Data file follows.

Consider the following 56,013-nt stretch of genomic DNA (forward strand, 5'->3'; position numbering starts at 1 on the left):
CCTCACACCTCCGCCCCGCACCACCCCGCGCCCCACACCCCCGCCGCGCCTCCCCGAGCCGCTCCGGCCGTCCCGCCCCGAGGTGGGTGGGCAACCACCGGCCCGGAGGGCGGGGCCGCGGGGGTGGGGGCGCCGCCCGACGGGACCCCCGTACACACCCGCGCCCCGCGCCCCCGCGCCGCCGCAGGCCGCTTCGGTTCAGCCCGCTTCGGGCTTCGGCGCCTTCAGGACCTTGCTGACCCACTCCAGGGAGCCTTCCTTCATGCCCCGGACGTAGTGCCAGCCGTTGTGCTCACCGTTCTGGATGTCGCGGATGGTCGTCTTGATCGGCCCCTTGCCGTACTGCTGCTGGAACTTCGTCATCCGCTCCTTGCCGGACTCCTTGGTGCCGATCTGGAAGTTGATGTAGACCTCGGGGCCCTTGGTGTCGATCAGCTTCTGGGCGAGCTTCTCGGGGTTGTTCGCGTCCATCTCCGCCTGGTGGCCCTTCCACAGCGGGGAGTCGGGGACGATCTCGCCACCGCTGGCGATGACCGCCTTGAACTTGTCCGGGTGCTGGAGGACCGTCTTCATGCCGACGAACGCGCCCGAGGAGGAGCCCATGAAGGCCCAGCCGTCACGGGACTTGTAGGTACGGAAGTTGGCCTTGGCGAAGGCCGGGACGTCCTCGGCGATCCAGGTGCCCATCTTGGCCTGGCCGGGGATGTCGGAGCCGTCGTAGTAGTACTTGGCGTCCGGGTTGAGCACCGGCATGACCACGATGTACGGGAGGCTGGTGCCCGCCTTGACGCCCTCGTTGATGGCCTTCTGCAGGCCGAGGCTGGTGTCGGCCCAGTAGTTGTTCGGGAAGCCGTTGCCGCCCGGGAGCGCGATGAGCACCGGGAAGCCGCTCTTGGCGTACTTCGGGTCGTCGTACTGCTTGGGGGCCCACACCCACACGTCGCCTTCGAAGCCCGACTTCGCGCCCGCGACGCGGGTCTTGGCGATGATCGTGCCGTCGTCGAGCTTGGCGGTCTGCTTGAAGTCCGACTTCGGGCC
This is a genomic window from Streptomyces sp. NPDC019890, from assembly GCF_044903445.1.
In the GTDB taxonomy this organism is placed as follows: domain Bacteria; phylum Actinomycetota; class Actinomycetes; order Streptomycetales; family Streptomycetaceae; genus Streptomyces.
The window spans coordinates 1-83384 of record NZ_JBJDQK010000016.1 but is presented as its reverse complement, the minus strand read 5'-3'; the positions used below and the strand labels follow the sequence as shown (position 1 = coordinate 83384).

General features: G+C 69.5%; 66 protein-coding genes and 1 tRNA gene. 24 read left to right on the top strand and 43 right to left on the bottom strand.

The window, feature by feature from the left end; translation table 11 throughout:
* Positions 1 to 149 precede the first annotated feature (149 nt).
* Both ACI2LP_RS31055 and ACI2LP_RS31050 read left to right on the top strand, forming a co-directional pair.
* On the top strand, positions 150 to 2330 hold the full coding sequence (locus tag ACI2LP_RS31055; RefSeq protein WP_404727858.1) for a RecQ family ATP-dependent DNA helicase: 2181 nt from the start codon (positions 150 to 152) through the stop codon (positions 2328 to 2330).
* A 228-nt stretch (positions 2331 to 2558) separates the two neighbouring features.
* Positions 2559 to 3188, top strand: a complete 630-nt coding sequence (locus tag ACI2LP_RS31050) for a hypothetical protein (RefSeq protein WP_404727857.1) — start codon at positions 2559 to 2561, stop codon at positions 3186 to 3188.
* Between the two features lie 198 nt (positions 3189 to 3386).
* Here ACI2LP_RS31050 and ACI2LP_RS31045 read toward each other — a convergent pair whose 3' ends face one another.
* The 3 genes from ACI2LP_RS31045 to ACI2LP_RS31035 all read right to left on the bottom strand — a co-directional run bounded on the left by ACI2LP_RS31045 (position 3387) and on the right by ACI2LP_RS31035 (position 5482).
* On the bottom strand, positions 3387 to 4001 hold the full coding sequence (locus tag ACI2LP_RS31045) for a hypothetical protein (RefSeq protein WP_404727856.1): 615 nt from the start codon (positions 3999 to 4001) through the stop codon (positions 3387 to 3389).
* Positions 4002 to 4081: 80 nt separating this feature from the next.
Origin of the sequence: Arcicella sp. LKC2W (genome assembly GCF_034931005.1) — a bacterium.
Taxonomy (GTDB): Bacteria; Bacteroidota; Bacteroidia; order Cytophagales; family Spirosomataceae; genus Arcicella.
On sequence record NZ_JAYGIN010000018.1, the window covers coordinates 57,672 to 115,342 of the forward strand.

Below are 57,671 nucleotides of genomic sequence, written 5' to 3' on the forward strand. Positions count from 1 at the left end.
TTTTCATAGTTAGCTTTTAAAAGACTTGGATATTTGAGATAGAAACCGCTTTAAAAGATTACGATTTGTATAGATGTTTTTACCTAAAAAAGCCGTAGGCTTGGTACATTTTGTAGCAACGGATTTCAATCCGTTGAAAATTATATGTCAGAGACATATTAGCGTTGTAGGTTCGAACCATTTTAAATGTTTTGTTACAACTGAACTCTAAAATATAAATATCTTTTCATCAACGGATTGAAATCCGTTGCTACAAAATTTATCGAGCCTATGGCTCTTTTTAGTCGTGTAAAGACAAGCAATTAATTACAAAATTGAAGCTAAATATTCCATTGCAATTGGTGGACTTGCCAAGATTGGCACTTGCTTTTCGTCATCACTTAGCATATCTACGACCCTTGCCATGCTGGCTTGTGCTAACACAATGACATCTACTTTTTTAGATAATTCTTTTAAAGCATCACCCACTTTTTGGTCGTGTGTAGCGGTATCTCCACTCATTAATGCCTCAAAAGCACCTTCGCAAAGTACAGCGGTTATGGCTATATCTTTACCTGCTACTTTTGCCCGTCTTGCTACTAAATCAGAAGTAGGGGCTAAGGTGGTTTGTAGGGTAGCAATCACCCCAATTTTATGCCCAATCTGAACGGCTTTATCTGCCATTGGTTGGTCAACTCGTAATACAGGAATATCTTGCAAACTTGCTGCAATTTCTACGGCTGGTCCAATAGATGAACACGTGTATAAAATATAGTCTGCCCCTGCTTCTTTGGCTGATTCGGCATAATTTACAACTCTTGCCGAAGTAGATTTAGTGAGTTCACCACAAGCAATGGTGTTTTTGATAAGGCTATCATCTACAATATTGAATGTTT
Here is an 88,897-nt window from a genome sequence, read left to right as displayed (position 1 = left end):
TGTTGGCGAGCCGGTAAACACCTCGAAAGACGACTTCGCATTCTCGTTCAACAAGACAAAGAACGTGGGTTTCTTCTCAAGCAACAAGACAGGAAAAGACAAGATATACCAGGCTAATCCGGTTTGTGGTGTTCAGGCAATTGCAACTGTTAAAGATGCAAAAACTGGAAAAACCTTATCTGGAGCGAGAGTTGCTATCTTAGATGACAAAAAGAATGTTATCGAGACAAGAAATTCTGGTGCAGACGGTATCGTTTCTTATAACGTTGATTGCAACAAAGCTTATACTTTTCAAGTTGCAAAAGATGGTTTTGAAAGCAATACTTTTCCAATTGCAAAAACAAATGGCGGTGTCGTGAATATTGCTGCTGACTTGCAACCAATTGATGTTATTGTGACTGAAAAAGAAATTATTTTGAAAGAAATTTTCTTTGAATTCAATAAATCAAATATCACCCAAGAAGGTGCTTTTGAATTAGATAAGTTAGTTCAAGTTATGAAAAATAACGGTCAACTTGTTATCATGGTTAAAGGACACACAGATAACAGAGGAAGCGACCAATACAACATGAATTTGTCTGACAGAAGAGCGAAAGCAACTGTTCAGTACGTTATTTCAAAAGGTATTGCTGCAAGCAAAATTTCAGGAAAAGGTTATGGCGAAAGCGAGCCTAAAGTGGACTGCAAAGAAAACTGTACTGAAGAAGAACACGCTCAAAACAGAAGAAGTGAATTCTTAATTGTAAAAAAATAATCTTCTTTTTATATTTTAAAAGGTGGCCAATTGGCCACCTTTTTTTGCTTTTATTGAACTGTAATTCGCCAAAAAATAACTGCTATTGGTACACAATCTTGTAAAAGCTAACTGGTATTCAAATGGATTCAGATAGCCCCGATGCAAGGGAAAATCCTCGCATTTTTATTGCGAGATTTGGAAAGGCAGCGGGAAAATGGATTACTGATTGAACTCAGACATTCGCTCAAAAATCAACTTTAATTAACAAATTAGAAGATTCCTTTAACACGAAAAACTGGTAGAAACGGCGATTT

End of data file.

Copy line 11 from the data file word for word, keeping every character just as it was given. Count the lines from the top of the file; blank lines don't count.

* A 228-nt stretch (positions 2331 to 2558) separates the two neighbouring features.